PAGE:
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Plant Profile

Honohono (Haplostachys haplostachya)

Closeup of raceme. Notice the upright habit and lance shape of the leaves. Photo Credit: S. Perlman
  • Global Rank: G1 - Critically Imperiled
  • Legal Status: Federally Endangered
  • Family: Lamiaceae
  • State: HI
  • Nature Serve ID: 127951
  • Lifeform: Forb/herb
  • Date Inducted in National Collection: 07/09/1992

There are five recorded species of Haplostachys endemic to Hawaii, but only one remains today, and that is H. haplostachya (U.S. Fish and Wildlife Service [USFWS] 2001). This taxon, a member of the mint family (Lamiaceae), is an erect perennial herb that has square stems with dense tomentose leaves. Its leaves are somewhat fleshy and narrowly cordate (heart shaped). The flowers are white, formed in racemes, and are densely tomentose (Wagner et al. 1999).

Where is Honohono (Haplostachys haplostachya) located in the wild?


H. haplostachya grows at elevations of 990 to 2,135 meters elevation in sandier soils (Wagner et al. 1999).


H. haplostachya was formerly known to grow on the barren sandy ridges of Kauai; Kula, Maui, and on Hawaii. Presently H. haplostachya is known to grow in Kipukakalawamauna (1, 585 m) on Hawaii (Wagner

States & Provinces:

Honohono can be found in Hawaii

Which CPC Partners conserve Honohono (Haplostachys haplostachya)?

CPC's Plant Sponsorship Program provides long term stewardship of rare plants in our National Collection. We are so grateful for all our donors who have made the Plant Sponsorship Program so successful. We are in the process of acknowledging all our wonderful plant sponsorship donors on our website. This is a work in progress and will be updated regularly.

Conservation Actions

Nature Serve Biotics
  • 05/02/2017

This species has been recorded from the islands of Kauai, Maui, and Hawaii. It is known to be extant only on the Pohakuloa Training Area on Hawaii Island, in an area about 8 km in diameter. Fewer than 20,000 plants remain in this area. Threats to this species include alien plants and animals, human disturbance, and fire.

  • 01/01/2010

Threats to H. haplostachya include invasive introduced species, human disturbance, and fire (NatureServe 2001).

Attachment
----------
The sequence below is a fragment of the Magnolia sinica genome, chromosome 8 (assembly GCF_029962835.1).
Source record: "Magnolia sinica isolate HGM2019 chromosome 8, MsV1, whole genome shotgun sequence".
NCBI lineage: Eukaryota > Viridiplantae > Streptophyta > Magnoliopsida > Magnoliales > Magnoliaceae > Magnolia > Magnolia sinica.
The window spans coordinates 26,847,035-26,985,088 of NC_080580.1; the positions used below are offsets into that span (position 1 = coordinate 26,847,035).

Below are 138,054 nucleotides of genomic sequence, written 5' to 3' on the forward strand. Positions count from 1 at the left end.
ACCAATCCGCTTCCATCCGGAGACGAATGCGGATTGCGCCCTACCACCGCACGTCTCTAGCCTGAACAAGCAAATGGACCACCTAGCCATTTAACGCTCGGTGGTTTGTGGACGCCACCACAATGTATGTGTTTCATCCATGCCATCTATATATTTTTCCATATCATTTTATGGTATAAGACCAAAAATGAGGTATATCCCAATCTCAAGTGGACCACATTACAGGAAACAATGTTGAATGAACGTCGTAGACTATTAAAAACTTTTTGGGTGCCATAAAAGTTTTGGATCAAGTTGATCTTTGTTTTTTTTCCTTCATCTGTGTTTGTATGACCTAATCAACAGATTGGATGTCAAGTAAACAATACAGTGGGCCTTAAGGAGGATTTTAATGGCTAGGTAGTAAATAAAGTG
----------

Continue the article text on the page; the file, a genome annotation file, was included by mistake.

• 01/01/2010

Number of Populations: 2 (USFWS 2001) Number of Plants: >1000 (USFWS 2001)

  • 01/01/2010

There is an ongoing research at the Center for Ecological Management of Military Lands (CEMML). They are conducting an experiment to test the effectiveness of accelerated aging techniques to overcome seed dormancy and stimulate germination (CEMML 1997).

  • 01/01/2010

At Pu`u Kapele and Pu`u Ke`eke`e (Hawaii), fencing was proposed to protect significant populations of H. haplostachya. The first alternative alignment would entail construction of 1.03 miles of fence, while the second alternative would use 4.06 miles of fence. ""Fencing the larger area is the preferred alternative and the proposed action but is subject to the availability of funds,"" the Environmental Agency (EA) states (Tummons 1997). The National Tropical Botanical Garden (NTBG) made numerous attempts to propagate the seeds of H. haplostachya in its nursery. After unsuccessful results, the seeds were scattered in an outdoor planter, near cultivated Nephrolepis cordifolia (fern) and Munroidendron racemosum. The seeds sprouted and the resulting plants are now the source of clonal and seed propagules (M.H. Chapin, pers. comm. 2002). NTBG currently has ex situ holdings of 900 seeds in its seed bank, which represents the two populations. In addition, there are six plants growing in the nursery, and six plants representing one population growing in the botanical garden.

  • 01/01/2010

1. Map genetic diversity in the surviving populations of H. haplostachya. 2. Exclosures are needed around populations of H. haplostachya. Testing the effects of fencing before it is utilized is needed. 3. Conduct pollination biology and seed dispersal studies. Recommendations derived from M.H. Chapin, M. Maunder, and P. Tummons.

  • 01/01/2010

1. Establish secure ex situ stocks with full founder representation. 2. Develop proper horticultural protocols and pest management for H. haplostachya. 3. Survey ex situ holdings and conduct molecular fingerprinting. Recommendations derived from M.H. Chapin and M. Maunder.


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Taxon Haplostachys haplostachya
Authority (A. Gray) St. John
Family Lamiaceae
CPC Number 2137
ITIS 32825
Duration Perennial
Common Names honohono
Associated Scientific Names Haplostachys haplostachya var. angustifolia | Haplostachys haplostachya | Haplostachys haplostachya var. leptostachya
Distribution H. haplostachya was formerly known to grow on the barren sandy ridges of Kauai; Kula, Maui, and on Hawaii. Presently H. haplostachya is known to grow in Kipukakalawamauna (1, 585 m) on Hawaii (Wagner
State Rank
State State Rank
Hawaii S1
Ecological Relationships

Common Name Name in Text Association Type Source InteractionID
Butterflies & Moths
Moths Floral Visitor Link
Insects Floral Visitor Link
Lead Institution State Reintroduction Type Year of First Outplanting
Hawaii Division of Forestry and Wildlife Hawaii Reintroduction 2014
Hawaii Division of Forestry and Wildlife Hawaii Reintroduction 2014

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